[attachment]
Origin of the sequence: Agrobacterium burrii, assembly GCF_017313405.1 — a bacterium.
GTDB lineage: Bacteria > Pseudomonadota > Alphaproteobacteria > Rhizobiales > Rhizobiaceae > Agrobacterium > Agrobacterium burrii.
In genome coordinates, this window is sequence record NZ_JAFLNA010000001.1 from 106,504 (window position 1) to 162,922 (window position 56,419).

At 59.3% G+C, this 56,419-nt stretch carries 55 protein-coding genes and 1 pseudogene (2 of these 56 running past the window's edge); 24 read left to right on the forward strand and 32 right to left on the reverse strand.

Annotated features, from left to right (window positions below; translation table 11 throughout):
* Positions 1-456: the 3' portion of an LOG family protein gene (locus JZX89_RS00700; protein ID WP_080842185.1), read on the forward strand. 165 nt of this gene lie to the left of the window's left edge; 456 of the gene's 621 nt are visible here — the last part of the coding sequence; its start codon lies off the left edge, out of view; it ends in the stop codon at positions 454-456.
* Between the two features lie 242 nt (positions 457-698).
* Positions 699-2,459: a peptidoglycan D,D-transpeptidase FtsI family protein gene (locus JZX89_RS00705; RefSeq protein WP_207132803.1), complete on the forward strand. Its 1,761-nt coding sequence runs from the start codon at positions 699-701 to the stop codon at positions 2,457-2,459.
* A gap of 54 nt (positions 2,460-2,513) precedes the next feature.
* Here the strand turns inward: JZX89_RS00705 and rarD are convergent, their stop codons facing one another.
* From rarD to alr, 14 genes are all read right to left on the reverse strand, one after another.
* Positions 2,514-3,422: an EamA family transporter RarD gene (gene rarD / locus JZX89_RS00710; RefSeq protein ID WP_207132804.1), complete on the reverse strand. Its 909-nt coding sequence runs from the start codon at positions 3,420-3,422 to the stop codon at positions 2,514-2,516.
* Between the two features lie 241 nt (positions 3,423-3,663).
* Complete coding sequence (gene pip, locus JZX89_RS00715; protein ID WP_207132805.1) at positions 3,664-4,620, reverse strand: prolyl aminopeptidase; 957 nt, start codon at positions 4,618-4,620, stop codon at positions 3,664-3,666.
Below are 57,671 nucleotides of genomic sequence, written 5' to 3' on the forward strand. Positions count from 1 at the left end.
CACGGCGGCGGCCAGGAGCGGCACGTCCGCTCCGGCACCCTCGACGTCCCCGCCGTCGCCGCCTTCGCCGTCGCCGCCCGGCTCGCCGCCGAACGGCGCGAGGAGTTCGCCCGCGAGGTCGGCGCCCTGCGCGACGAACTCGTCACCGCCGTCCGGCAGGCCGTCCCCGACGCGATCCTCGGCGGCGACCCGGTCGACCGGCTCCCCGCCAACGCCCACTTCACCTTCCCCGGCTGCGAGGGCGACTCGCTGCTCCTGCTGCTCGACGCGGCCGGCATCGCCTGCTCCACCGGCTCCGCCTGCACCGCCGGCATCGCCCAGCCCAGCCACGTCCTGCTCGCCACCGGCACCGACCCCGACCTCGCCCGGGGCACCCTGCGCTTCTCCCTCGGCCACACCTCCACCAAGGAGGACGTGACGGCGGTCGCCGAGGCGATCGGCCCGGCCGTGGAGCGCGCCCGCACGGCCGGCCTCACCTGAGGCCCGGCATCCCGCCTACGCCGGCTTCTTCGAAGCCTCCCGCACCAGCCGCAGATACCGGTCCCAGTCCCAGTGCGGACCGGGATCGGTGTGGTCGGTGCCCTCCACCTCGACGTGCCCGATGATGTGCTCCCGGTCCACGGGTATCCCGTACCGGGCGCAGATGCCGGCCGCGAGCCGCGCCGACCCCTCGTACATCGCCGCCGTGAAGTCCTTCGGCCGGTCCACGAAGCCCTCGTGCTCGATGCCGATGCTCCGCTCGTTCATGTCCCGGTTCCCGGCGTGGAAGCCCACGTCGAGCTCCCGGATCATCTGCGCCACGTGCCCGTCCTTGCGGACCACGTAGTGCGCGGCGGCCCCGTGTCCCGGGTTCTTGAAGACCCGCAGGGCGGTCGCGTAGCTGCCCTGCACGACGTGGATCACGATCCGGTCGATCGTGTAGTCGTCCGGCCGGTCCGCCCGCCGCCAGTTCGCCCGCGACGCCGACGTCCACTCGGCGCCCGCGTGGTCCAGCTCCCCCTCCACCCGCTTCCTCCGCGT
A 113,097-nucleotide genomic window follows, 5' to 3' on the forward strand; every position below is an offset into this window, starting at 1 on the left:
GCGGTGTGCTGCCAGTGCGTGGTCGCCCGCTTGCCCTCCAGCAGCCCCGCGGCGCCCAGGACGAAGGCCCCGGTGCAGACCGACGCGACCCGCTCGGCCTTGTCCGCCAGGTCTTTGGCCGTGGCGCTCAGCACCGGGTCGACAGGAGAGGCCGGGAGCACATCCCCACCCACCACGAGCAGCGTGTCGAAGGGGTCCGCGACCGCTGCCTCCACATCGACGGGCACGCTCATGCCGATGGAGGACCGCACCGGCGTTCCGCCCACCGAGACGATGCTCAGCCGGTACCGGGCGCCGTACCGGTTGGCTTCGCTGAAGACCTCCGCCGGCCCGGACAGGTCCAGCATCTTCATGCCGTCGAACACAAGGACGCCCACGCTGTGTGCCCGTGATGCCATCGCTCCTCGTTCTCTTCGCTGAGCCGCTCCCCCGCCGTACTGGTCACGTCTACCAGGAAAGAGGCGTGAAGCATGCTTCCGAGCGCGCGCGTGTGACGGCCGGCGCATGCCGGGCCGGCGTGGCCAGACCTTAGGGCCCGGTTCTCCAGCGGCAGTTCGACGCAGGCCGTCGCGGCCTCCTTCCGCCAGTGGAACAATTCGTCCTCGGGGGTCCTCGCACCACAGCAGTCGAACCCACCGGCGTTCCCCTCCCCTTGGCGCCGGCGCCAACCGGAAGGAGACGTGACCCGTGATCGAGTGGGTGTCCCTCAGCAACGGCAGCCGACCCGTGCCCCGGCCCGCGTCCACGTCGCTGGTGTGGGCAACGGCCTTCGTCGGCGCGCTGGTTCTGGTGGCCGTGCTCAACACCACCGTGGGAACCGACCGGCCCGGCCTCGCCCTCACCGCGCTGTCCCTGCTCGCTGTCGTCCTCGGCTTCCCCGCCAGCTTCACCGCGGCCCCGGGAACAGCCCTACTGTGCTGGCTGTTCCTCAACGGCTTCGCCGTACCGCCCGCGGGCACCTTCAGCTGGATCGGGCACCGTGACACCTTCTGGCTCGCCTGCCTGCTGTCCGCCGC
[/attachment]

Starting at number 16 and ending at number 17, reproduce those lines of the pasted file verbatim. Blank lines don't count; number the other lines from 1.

CACGGCGGCGGCCAGGAGCGGCACGTCCGCTCCGGCACCCTCGACGTCCCCGCCGTCGCCGCCTTCGCCGTCGCCGCCCGGCTCGCCGCCGAACGGCGCGAGGAGTTCGCCCGCGAGGTCGGCGCCCTGCGCGACGAACTCGTCACCGCCGTCCGGCAGGCCGTCCCCGACGCGATCCTCGGCGGCGACCCGGTCGACCGGCTCCCCGCCAACGCCCACTTCACCTTCCCCGGCTGCGAGGGCGACTCGCTGCTCCTGCTGCTCGACGCGGCCGGCATCGCCTGCTCCACCGGCTCCGCCTGCACCGCCGGCATCGCCCAGCCCAGCCACGTCCTGCTCGCCACCGGCACCGACCCCGACCTCGCCCGGGGCACCCTGCGCTTCTCCCTCGGCCACACCTCCACCAAGGAGGACGTGACGGCGGTCGCCGAGGCGATCGGCCCGGCCGTGGAGCGCGCCCGCACGGCCGGCCTCACCTGAGGCCCGGCATCCCGCCTACGCCGGCTTCTTCGAAGCCTCCCGCACCAGCCGCAGATACCGGTCCCAGTCCCAGTGCGGACCGGGATCGGTGTGGTCGGTGCCCTCCACCTCGACGTGCCCGATGATGTGCTCCCGGTCCACGGGTATCCCGTACCGGGCGCAGATGCCGGCCGCGAGCCGCGCCGACCCCTCGTACATCGCCGCCGTGAAGTCCTTCGGCCGGTCCACGAAGCCCTCGTGCTCGATGCCGATGCTCCGCTCGTTCATGTCCCGGTTCCCGGCGTGGAAGCCCACGTCGAGCTCCCGGATCATCTGCGCCACGTGCCCGTCCTTGCGGACCACGTAGTGCGCGGCGGCCCCGTGTCCCGGGTTCTTGAAGACCCGCAGGGCGGTCGCGTAGCTGCCCTGCACGACGTGGATCACGATCCGGTCGATCGTGTAGTCGTCCGGCCGGTCCGCCCGCCGCCAGTTCGCCCGCGACGCCGACGTCCACTCGGCGCCCGCGTGGTCCAGCTCCCCCTCCACCCGCTTCCTCCGCGT
A 113,097-nucleotide genomic window follows, 5' to 3' on the forward strand; every position below is an offset into this window, starting at 1 on the left: